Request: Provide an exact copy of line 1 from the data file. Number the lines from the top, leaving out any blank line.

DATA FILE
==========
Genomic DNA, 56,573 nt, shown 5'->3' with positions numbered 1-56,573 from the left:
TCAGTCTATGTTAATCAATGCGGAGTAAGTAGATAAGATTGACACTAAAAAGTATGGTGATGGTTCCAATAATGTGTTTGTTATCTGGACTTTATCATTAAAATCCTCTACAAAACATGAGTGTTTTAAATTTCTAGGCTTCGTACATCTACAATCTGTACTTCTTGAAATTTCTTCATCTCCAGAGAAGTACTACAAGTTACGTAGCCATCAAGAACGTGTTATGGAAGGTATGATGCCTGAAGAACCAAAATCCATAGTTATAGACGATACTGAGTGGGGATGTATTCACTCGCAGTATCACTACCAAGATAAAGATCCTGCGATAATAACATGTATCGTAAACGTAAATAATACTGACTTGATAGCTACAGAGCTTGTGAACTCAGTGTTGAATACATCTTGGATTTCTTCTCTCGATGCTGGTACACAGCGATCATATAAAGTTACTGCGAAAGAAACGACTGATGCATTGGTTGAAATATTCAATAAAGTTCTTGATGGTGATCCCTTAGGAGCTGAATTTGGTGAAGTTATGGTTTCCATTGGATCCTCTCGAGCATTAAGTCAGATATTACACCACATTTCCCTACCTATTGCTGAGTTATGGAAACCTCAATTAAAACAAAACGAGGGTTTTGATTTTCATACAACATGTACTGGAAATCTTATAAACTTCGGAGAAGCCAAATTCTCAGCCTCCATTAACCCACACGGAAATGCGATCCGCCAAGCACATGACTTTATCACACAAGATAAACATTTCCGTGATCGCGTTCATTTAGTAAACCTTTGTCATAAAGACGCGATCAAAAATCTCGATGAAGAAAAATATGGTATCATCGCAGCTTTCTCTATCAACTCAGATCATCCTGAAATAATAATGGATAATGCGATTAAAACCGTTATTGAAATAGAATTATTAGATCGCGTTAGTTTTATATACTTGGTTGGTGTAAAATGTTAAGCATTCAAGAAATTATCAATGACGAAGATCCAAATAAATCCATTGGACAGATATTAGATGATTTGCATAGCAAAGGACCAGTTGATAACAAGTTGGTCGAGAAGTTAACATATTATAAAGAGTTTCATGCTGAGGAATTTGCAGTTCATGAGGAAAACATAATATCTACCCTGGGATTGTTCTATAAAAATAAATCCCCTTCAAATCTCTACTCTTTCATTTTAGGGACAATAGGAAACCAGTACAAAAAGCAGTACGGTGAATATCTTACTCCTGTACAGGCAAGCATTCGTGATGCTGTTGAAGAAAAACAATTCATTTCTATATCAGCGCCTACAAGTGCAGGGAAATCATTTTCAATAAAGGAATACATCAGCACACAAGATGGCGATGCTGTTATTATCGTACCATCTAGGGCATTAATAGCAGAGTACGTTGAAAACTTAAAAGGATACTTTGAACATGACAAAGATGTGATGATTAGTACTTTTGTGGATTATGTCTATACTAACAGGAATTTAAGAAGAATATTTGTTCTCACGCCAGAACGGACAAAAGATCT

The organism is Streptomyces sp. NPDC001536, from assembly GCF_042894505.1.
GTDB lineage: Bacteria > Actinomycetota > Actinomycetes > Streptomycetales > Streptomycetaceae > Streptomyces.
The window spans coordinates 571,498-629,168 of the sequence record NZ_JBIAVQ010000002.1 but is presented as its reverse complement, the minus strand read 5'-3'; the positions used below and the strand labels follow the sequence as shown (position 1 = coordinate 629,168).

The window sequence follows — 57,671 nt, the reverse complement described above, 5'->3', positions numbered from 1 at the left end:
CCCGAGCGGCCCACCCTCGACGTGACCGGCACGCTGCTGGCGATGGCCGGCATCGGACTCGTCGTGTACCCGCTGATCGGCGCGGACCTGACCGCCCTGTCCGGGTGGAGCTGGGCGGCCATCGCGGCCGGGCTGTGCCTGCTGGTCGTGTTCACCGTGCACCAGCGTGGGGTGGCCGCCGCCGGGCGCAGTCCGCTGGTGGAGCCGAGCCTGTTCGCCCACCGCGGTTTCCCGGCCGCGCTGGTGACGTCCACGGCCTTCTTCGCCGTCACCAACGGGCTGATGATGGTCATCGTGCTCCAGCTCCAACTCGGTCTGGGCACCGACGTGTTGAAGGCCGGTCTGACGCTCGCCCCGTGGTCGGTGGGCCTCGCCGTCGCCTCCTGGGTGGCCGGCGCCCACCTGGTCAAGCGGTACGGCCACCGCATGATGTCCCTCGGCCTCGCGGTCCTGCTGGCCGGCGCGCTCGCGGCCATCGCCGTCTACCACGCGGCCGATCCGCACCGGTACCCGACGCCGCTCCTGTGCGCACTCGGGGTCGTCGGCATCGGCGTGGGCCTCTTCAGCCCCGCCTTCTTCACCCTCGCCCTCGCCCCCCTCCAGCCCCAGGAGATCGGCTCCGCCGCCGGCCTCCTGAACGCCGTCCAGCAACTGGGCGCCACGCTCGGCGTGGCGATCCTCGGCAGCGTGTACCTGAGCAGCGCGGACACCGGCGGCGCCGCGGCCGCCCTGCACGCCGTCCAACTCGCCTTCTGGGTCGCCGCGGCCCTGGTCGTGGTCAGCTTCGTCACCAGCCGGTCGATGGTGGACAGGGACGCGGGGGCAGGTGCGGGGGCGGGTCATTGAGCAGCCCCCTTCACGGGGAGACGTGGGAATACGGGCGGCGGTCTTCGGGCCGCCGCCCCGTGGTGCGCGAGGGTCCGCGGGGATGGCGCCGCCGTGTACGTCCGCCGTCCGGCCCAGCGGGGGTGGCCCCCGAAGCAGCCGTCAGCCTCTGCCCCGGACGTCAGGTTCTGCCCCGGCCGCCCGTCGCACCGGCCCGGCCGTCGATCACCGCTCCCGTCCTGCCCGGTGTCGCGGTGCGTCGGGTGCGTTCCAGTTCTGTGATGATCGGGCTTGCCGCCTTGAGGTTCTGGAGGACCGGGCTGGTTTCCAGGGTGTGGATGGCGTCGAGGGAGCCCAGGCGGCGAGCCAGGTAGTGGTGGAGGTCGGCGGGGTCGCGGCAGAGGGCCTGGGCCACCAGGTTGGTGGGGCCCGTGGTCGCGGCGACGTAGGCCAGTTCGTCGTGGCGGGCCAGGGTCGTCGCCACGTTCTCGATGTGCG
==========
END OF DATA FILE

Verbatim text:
Genomic DNA, 56,573 nt, shown 5'->3' with positions numbered 1-56,573 from the left: